We have been tinkering around with the latest Stable release of Chrome OS for about a week now and despite version 88 being relatively slim on “official” new features, there are still some hidden gems that you may be interested in trying. Probably the most exciting and highly-anticipated new feature of Chrome OS is the new screen recording tool that we highlighted over the weekend. While the screen capture feature is still a work in progress, you can try it out right now in Chrome OS 88 by simply enabling the feature flag.
Another equally useful (perhaps not quite as exciting) feature hiding behind a flag in the latest Stable update is the Chrome OS scanning app that we have been tracking since March of 2020. A recent update to the Canary channel of Chrome OS implemented a working version of the scanner’s image preview and fixed the ability to scan a document to PDF. This will be a very welcome feature for business types that need to create a PDF document for signatures and what have you. Those two features are still absent in the Stable channel but that doesn’t mean that you can go ahead and enable the scanner.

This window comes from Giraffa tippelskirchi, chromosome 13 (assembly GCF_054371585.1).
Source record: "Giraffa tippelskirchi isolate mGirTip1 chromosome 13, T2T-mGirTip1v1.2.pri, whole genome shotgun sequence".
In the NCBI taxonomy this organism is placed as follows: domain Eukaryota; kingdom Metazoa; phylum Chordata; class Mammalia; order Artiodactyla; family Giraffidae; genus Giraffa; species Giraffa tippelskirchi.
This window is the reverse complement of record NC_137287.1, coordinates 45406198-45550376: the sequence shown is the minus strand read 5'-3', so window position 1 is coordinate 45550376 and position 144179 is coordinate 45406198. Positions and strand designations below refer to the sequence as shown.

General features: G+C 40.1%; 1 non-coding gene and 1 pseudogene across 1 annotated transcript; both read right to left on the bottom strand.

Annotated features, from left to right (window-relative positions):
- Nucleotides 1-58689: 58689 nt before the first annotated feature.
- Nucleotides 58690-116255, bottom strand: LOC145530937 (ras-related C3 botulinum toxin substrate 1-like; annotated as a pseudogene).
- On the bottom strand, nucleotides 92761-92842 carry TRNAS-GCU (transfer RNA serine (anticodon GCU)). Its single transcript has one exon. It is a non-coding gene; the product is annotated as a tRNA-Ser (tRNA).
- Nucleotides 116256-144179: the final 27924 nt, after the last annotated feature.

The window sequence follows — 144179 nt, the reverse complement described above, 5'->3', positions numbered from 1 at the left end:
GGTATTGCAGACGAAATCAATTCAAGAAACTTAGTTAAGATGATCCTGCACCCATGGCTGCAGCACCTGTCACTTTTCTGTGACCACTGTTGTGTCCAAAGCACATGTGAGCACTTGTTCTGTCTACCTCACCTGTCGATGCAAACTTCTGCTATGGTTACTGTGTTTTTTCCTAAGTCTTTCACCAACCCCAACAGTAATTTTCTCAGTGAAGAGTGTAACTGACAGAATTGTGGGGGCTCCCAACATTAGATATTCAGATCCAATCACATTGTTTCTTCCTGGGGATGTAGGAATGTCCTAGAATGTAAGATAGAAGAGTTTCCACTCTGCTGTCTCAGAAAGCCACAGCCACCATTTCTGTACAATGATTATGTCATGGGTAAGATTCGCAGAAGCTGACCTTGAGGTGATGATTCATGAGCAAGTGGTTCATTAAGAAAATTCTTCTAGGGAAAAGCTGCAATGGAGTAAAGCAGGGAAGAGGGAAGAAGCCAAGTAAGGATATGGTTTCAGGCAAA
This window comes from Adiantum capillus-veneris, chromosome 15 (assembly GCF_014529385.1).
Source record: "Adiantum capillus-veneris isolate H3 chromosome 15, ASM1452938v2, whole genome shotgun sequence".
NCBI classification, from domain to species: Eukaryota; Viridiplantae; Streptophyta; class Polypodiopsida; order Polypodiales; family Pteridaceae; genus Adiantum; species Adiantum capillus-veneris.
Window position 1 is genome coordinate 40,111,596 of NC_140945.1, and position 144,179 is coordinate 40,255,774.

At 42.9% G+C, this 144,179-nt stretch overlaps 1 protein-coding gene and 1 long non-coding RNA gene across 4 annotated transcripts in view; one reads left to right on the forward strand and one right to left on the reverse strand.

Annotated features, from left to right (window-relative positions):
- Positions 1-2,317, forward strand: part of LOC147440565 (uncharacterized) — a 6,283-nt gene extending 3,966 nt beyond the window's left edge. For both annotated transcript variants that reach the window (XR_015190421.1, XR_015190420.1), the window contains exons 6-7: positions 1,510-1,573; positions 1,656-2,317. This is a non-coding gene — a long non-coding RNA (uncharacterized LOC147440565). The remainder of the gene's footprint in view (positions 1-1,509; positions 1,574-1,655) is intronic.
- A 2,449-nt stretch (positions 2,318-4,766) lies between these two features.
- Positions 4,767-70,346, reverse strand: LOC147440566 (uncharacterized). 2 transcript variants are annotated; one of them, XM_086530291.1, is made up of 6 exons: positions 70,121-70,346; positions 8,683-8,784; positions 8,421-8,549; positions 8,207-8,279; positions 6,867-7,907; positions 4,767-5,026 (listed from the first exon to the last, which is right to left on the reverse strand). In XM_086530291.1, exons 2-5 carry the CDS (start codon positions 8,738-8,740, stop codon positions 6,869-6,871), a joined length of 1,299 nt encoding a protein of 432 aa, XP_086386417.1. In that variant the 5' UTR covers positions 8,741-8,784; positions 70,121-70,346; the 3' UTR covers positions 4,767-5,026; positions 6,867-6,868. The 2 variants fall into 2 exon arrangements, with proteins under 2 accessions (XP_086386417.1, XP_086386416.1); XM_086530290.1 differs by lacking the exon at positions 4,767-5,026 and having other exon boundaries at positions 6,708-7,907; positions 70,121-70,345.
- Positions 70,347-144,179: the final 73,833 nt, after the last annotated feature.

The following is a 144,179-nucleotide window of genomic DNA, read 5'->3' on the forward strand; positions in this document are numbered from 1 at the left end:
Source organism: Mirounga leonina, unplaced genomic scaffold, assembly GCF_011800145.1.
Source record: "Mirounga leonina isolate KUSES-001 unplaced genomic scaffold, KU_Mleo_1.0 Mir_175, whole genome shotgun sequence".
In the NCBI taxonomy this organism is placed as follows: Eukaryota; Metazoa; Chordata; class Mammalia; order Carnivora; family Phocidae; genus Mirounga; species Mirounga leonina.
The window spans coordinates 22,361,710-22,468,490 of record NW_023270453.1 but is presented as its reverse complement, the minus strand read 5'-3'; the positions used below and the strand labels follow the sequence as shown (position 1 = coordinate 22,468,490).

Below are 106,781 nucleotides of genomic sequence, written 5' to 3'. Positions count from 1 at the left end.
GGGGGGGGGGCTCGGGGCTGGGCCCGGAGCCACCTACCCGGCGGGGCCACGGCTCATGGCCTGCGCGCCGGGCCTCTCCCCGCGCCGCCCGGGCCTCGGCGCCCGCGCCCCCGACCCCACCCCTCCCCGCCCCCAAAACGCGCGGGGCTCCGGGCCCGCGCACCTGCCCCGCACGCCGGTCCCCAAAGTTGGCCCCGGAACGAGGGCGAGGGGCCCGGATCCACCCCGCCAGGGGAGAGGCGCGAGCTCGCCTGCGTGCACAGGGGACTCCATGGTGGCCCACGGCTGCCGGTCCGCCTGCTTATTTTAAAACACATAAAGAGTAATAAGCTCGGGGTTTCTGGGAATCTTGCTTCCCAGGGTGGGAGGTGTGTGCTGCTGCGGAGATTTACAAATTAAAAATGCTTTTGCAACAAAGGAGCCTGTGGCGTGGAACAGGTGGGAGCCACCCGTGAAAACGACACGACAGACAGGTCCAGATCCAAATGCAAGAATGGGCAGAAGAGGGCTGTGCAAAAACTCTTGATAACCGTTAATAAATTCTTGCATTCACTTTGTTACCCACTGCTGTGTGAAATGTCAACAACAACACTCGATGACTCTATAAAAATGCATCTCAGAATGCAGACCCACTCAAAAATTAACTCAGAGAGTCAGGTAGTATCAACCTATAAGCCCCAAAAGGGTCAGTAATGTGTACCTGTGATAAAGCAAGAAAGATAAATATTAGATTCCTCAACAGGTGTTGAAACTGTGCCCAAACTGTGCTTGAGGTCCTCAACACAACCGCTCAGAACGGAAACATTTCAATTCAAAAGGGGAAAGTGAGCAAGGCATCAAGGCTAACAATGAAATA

To enable the native scanner, you simply need to point your browser to the Chrome flags page at
chrome://flags and search for “scanning.” Alternatively, you can head directly to the flag with the URL
chrome://flags/#scanning-ui. Switch the dropdown to “enabled” and then, click the restart button at the bottom-right of your browser. After a quick reboot, you should be able to find a new “scan” icon in your app launcher.
To use the new scanning tool, you will need to make sure you have a network printer set up that already works with your Chromebook. You will also have to be on the same Wi-Fi network as the printer when you are ready to scan. Depending on your printer/scanner, you may be able to use the flatbed or the document feed. The HP Envy 6400 we have here in the office works with either method. When you open the Scan app, you will be able to see any printers that are available on the network. Each printer will give you a list of options such as paper size, dpi, color settings, and where you would like to save the file. By default, the scan will be saved in the My Files folder in your files app. That’s it. You can now scan documents with your Chromebook without the need for a third-party app or any online tools. Very cool.